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Some Notes on the Bahmanā Dynasty.—By MAJOR W. HAIG, I.A.

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On Some Archaeological Remains in Bishnath-By W. N.

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' A Note on Mahāmahataka Candeśvara Thakkura of Mithild.—B
MR. JUSTICE SARADACHARAN MITRA ...

The Later Mughals (1707–1803).—By WILLIAM IRVINE, I.C.S.

(Retired) ...” . . .'' to Q & e to e to o so

Some Kolarian Riddles current among the Mundaris in Chota

Nagpur, Bengal.—By REV. PAUL WAGNER, G.E.L. Mission,

Purulia © o o to e o to o to to e to e e do

The Hierarchy of the Dalai Lama (1406–1745).-By RAI SARAT

CHANDRA DAS, BAHADUR, C.I.E. * * o e e to e is

Tibet winder the Tatar Emperors of China in the 13th, Century
A.D.—By RAI SARAT CHANDRADAS, BAHADUR, C.I.E.
Numismatic Supplement e go to to o e

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28

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Plate I: Gold coins of Samudra Gupta, Sri Wigharaha, and

Jahāngir (zodiacal); Silver coins of Balban, and Jahān-
gir (= Salim Shāh); Copper coin of Murăd Bakhsh.
II: Silver Coronation Medal of Ghāzī-ud-din Haidar.
III: Gold coin of Muhammad ibn Tughlaq; Silver coins of
‘Umar Shāh, Sher Shāh, Akbar (Guzarat fabric), Jahān-
gir, Kām Bakhsh, Jahāndār, and Farrukhsiyar.
IV., nos. 1 and 2: Buroi Fortifications (Assam).
W., no. 1: Buroi Fortifications (Assam).
, no. 2: Cliff at the north end of Buroi Fortifications
(Assam).
VI: Khurda Plates of Mādhava.
VII: Language Map of West Tibet.
VIII: Gadhaiyā coins (obverses).
IX: Gadhaiyā coins (reverses); Gold coin of Nāsir-ud-din
Mahmūd I, of Bengal; Silver coins of Muhammad ibn
Tughlaq, and Sher Shāh Sūrī.

I: Extra No. : Copper coins of Akbar, Ahmadābād Mint.

II: Extra No.: Silver coinage, Murshidabad Mint; Silver coins of Aurangzeb, Siva. Singha Shāh and Pramathesvari (jointly); and Dewas State copper coin.

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Mr. Edward Heron-Allen has published an English translation of the Quatrains of Baba Tahir, under the title of “The Lament of Baba Tahir.” The translation is a very creditable performance, without doubt. But, I am afraid, his version of the text is not always correct, nor are all the sixty-two Quatrains he has put together Baba Tahir's. Those numbering 15, 34, and 56 in Mr. Allen's book bear unmistakable evidence of having been written by someone else. The style, metre, and language employed in no way resemble Baba Tahir's. As for the inaccuracies of the text, I have thought it fit to correct them and give a prose translation, adhering as far as possible to Mr. Allen's words. Indeed at one time I had an idea of issuing a new edition of the Quatrains myself. But the advice of my learned friend, the Hon’ble Nawab Imad-ud-Mulk, Bahadur, whom I consulted on the matter, has prevailed with me so far, that I have decided to restrict myself to the less pretentious task of revising Mr. Allen's translation in the way I have indicated. And I trust that my work will be found useful by the students of Persian Literature. g

Before proceeding, however, to point out, and correct the inaccuracies in the text of the Quatrains, as given by Mr. Allen, I should like to say a few words about the date of Baba Tahir's birth.

J. I. 1

In his introduction to “The Lament of Baba Tahir,” Mr. Allen gives 410 A.H. as the date of the Baba's death. Riza Quli Khan in his volume of “The Majma-ul-Fusaha” gives the same date, and considers the Baba to be a contemporary of the Dailamite Dynasty. I quite agree with Riza Quli Khan in that opinion, as the Dailamites reigned between 321 and 487 A.H. corresponding to 933 and 1094 of the Christian era. The Seljuks began their reign from the time of Mas'ud (1031 Christian era), the grandson of Mahmud of Ghazni. That Baba Tahir lived before Firdusi, Ansuri, and others, there exists no manner of doubt, as these were the poets of the court of Mahmud, and Mahmud was before the Seljuks came into power. The Baba must therefore have died about 410 A.H. because, in the first place, his Quatrain No. 29 he tells us that he was born in 326 A.H., and, next, he died, from all accounts, a very old man. According to the Abjad system of chronography, letters have numerical values; and it is well known that this fact is taken advantage of by oriental writers to denote events. And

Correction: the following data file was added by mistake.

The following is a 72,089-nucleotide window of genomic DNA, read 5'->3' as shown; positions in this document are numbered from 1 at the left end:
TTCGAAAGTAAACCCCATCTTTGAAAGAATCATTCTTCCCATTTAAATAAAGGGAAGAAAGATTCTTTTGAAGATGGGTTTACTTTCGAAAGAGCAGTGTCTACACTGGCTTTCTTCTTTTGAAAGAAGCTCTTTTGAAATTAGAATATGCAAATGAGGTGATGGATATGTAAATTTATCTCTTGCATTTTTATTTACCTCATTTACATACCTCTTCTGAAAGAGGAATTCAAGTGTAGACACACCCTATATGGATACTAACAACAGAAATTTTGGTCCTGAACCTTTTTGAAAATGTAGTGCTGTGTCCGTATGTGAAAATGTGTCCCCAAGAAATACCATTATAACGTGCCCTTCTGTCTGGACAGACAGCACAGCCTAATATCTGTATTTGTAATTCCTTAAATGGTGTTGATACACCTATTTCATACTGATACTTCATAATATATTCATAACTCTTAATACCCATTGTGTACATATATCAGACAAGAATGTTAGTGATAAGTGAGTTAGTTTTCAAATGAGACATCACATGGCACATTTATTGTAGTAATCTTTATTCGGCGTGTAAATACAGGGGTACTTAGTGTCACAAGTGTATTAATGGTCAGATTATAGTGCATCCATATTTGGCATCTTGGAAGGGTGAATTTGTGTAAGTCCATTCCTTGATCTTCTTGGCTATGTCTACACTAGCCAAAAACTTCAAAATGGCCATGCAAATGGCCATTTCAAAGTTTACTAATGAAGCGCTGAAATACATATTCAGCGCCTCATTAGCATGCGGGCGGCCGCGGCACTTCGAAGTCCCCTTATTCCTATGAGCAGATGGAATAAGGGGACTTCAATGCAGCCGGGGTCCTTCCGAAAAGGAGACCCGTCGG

this is exactly what Baba Tahir has done in the quatrain above referred to which runs as folows:—

ci. 2-1 -5,-ys as abo os,” “give of 3,438 as eye ess,”
to ess “Al je as res -Ali • of 24 “ses -āh A/ —xt?

Letters have two kinds of values, the voj Zabar “written,” i.e., the value of the letter itself, and the cuto: Baiyyinat, i.e., the value of the other letters, besides the Zabar which give the spelling of the name of the letter, and both put together are called Zabar and Baiyyimat. For instance (o) Alif has its own value as one, and this is called the Zabar of alif; but the name of the letter is pronounced -ā'i.alif, therefore the letters J lam and -3 fa are the Baiyyinats of that is (All) has two values, the Zabar of “All alifis |=1; and the Baiyyinat of -all are J lan and 3 fa=30+80=110; and the Zabar and Baiyyinat together will give the value of -ā'i as 111. So the letter while generally standing for one, may sometimes stand for 1+J+ 3 = 1 + 30+ 80=l11. Now let us apply both these methods of valuation, so to say, to the fourth line of the quatrain quoted above. The poet says “I am the Alif kadd who has come in Alf.” According to the Zubur method, adding the values of the letters composing 25-5) alif kadd and “All alif together we get the following result:

t=1; J=30; $=80; . . .3=100; S=4;

! = 1; J–30; J =80 -

Summing them up we have 1 +30+80+ 100 +4+ 1+30+80=32 and this 326 is the year of the poet's birth. Sometimes an Arabic word

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